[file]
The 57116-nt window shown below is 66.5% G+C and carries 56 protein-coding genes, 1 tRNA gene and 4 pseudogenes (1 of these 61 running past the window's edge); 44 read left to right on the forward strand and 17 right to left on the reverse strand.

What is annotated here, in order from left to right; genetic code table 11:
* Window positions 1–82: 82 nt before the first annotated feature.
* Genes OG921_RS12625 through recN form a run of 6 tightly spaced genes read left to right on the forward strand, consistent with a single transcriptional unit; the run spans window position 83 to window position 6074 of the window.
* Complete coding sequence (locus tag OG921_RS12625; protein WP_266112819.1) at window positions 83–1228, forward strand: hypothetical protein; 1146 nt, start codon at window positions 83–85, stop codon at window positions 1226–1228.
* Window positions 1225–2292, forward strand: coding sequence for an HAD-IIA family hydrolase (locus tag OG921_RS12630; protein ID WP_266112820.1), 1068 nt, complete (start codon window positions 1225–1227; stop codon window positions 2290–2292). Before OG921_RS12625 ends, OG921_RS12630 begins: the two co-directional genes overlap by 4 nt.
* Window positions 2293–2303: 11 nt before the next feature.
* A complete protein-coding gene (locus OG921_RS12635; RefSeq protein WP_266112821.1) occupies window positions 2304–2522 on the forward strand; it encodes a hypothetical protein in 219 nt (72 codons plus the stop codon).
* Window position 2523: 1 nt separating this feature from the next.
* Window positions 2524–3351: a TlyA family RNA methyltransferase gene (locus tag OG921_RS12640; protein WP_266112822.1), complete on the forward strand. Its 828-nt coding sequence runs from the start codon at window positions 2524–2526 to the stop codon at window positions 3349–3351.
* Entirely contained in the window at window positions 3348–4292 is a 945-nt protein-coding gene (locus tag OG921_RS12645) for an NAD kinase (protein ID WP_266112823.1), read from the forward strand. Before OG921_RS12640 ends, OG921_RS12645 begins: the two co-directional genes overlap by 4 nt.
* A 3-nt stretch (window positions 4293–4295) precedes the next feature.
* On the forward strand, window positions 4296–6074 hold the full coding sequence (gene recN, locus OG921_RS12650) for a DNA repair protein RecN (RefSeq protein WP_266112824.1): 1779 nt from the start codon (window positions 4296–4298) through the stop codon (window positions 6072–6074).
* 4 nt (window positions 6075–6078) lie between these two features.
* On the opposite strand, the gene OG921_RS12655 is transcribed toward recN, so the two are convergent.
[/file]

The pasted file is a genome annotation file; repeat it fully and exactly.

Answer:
The 57116-nt window shown below is 66.5% G+C and carries 56 protein-coding genes, 1 tRNA gene and 4 pseudogenes (1 of these 61 running past the window's edge); 44 read left to right on the forward strand and 17 right to left on the reverse strand.

What is annotated here, in order from left to right; genetic code table 11:
* Window positions 1–82: 82 nt before the first annotated feature.
* Genes OG921_RS12625 through recN form a run of 6 tightly spaced genes read left to right on the forward strand, consistent with a single transcriptional unit; the run spans window position 83 to window position 6074 of the window.
* Complete coding sequence (locus tag OG921_RS12625; protein WP_266112819.1) at window positions 83–1228, forward strand: hypothetical protein; 1146 nt, start codon at window positions 83–85, stop codon at window positions 1226–1228.
* Window positions 1225–2292, forward strand: coding sequence for an HAD-IIA family hydrolase (locus tag OG921_RS12630; protein ID WP_266112820.1), 1068 nt, complete (start codon window positions 1225–1227; stop codon window positions 2290–2292). Before OG921_RS12625 ends, OG921_RS12630 begins: the two co-directional genes overlap by 4 nt.
* Window positions 2293–2303: 11 nt before the next feature.
* A complete protein-coding gene (locus OG921_RS12635; RefSeq protein WP_266112821.1) occupies window positions 2304–2522 on the forward strand; it encodes a hypothetical protein in 219 nt (72 codons plus the stop codon).
* Window position 2523: 1 nt separating this feature from the next.
* Window positions 2524–3351: a TlyA family RNA methyltransferase gene (locus tag OG921_RS12640; protein WP_266112822.1), complete on the forward strand. Its 828-nt coding sequence runs from the start codon at window positions 2524–2526 to the stop codon at window positions 3349–3351.
* Entirely contained in the window at window positions 3348–4292 is a 945-nt protein-coding gene (locus tag OG921_RS12645) for an NAD kinase (protein ID WP_266112823.1), read from the forward strand. Before OG921_RS12640 ends, OG921_RS12645 begins: the two co-directional genes overlap by 4 nt.
* A 3-nt stretch (window positions 4293–4295) precedes the next feature.
* On the forward strand, window positions 4296–6074 hold the full coding sequence (gene recN, locus OG921_RS12650) for a DNA repair protein RecN (RefSeq protein WP_266112824.1): 1779 nt from the start codon (window positions 4296–4298) through the stop codon (window positions 6072–6074).
* 4 nt (window positions 6075–6078) lie between these two features.
* On the opposite strand, the gene OG921_RS12655 is transcribed toward recN, so the two are convergent.